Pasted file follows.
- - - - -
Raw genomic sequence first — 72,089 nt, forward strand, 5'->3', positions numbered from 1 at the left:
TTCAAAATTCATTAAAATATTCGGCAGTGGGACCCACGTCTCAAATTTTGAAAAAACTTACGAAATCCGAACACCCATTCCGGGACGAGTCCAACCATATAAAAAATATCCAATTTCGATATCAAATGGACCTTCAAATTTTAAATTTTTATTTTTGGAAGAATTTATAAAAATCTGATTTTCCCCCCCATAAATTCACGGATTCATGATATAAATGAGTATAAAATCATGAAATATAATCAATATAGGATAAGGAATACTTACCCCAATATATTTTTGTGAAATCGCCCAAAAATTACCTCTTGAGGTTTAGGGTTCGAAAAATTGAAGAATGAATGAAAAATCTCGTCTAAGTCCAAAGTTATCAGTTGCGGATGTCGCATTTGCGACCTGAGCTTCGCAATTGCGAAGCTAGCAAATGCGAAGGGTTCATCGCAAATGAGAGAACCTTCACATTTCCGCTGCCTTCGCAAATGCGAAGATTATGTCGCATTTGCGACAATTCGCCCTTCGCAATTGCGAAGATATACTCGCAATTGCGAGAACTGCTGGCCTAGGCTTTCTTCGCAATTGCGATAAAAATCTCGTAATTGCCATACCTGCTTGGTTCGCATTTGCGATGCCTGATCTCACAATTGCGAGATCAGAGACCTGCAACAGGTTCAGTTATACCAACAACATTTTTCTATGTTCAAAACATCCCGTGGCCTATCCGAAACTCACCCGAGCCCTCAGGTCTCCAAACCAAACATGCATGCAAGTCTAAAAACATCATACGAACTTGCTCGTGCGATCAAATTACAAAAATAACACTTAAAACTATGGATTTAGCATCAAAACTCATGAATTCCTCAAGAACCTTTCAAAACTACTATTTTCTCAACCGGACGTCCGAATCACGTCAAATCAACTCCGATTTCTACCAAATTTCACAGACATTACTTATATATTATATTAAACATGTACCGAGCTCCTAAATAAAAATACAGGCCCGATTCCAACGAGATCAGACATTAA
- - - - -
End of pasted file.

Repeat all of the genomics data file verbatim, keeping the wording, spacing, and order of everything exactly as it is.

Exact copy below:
Raw genomic sequence first — 72,089 nt, forward strand, 5'->3', positions numbered from 1 at the left:
TTCAAAATTCATTAAAATATTCGGCAGTGGGACCCACGTCTCAAATTTTGAAAAAACTTACGAAATCCGAACACCCATTCCGGGACGAGTCCAACCATATAAAAAATATCCAATTTCGATATCAAATGGACCTTCAAATTTTAAATTTTTATTTTTGGAAGAATTTATAAAAATCTGATTTTCCCCCCCATAAATTCACGGATTCATGATATAAATGAGTATAAAATCATGAAATATAATCAATATAGGATAAGGAATACTTACCCCAATATATTTTTGTGAAATCGCCCAAAAATTACCTCTTGAGGTTTAGGGTTCGAAAAATTGAAGAATGAATGAAAAATCTCGTCTAAGTCCAAAGTTATCAGTTGCGGATGTCGCATTTGCGACCTGAGCTTCGCAATTGCGAAGCTAGCAAATGCGAAGGGTTCATCGCAAATGAGAGAACCTTCACATTTCCGCTGCCTTCGCAAATGCGAAGATTATGTCGCATTTGCGACAATTCGCCCTTCGCAATTGCGAAGATATACTCGCAATTGCGAGAACTGCTGGCCTAGGCTTTCTTCGCAATTGCGATAAAAATCTCGTAATTGCCATACCTGCTTGGTTCGCATTTGCGATGCCTGATCTCACAATTGCGAGATCAGAGACCTGCAACAGGTTCAGTTATACCAACAACATTTTTCTATGTTCAAAACATCCCGTGGCCTATCCGAAACTCACCCGAGCCCTCAGGTCTCCAAACCAAACATGCATGCAAGTCTAAAAACATCATACGAACTTGCTCGTGCGATCAAATTACAAAAATAACACTTAAAACTATGGATTTAGCATCAAAACTCATGAATTCCTCAAGAACCTTTCAAAACTACTATTTTCTCAACCGGACGTCCGAATCACGTCAAATCAACTCCGATTTCTACCAAATTTCACAGACATTACTTATATATTATATTAAACATGTACCGAGCTCCTAAATAAAAATACAGGCCCGATTCCAACGAGATCAGACATTAA